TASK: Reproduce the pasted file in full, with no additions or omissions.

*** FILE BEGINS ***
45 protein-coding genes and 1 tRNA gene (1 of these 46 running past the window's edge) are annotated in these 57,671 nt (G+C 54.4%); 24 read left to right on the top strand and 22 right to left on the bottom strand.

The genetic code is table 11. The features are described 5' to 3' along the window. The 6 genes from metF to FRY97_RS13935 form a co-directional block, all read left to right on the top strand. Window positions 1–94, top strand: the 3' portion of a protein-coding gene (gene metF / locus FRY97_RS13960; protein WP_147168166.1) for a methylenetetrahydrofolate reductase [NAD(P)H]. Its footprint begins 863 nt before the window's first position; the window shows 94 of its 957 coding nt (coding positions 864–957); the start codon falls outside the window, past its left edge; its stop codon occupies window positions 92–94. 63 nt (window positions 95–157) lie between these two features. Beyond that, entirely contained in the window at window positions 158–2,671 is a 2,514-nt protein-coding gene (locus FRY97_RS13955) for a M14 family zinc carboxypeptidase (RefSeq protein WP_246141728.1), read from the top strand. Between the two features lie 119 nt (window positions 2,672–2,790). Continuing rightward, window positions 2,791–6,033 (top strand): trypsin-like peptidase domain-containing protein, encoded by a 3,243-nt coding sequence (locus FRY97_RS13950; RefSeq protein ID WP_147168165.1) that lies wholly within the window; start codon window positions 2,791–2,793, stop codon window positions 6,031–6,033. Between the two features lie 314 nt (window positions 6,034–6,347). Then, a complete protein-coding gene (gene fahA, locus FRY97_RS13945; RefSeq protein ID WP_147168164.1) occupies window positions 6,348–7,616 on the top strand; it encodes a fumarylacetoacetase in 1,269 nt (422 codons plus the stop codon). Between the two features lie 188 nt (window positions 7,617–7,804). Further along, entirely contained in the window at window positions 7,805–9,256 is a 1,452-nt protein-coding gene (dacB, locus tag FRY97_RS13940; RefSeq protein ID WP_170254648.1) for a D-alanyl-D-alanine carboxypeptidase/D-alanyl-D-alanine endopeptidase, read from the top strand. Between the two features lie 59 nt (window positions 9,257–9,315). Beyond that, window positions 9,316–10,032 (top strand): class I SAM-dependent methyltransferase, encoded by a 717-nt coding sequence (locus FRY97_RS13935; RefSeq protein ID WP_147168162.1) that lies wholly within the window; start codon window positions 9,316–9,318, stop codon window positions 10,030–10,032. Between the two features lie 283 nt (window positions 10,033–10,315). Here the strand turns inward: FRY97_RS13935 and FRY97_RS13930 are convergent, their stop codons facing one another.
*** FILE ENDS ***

45 protein-coding genes and 1 tRNA gene (1 of these 46 running past the window's edge) are annotated in these 57,671 nt (G+C 54.4%); 24 read left to right on the top strand and 22 right to left on the bottom strand.

The genetic code is table 11. The features are described 5' to 3' along the window. The 6 genes from metF to FRY97_RS13935 form a co-directional block, all read left to right on the top strand. Window positions 1–94, top strand: the 3' portion of a protein-coding gene (gene metF / locus FRY97_RS13960; protein WP_147168166.1) for a methylenetetrahydrofolate reductase [NAD(P)H]. Its footprint begins 863 nt before the window's first position; the window shows 94 of its 957 coding nt (coding positions 864–957); the start codon falls outside the window, past its left edge; its stop codon occupies window positions 92–94. 63 nt (window positions 95–157) lie between these two features. Beyond that, entirely contained in the window at window positions 158–2,671 is a 2,514-nt protein-coding gene (locus FRY97_RS13955) for a M14 family zinc carboxypeptidase (RefSeq protein WP_246141728.1), read from the top strand. Between the two features lie 119 nt (window positions 2,672–2,790). Continuing rightward, window positions 2,791–6,033 (top strand): trypsin-like peptidase domain-containing protein, encoded by a 3,243-nt coding sequence (locus FRY97_RS13950; RefSeq protein ID WP_147168165.1) that lies wholly within the window; start codon window positions 2,791–2,793, stop codon window positions 6,031–6,033. Between the two features lie 314 nt (window positions 6,034–6,347). Then, a complete protein-coding gene (gene fahA, locus FRY97_RS13945; RefSeq protein ID WP_147168164.1) occupies window positions 6,348–7,616 on the top strand; it encodes a fumarylacetoacetase in 1,269 nt (422 codons plus the stop codon). Between the two features lie 188 nt (window positions 7,617–7,804). Further along, entirely contained in the window at window positions 7,805–9,256 is a 1,452-nt protein-coding gene (dacB, locus tag FRY97_RS13940; RefSeq protein ID WP_170254648.1) for a D-alanyl-D-alanine carboxypeptidase/D-alanyl-D-alanine endopeptidase, read from the top strand. Between the two features lie 59 nt (window positions 9,257–9,315). Beyond that, window positions 9,316–10,032 (top strand): class I SAM-dependent methyltransferase, encoded by a 717-nt coding sequence (locus FRY97_RS13935; RefSeq protein ID WP_147168162.1) that lies wholly within the window; start codon window positions 9,316–9,318, stop codon window positions 10,030–10,032. Between the two features lie 283 nt (window positions 10,033–10,315). Here the strand turns inward: FRY97_RS13935 and FRY97_RS13930 are convergent, their stop codons facing one another.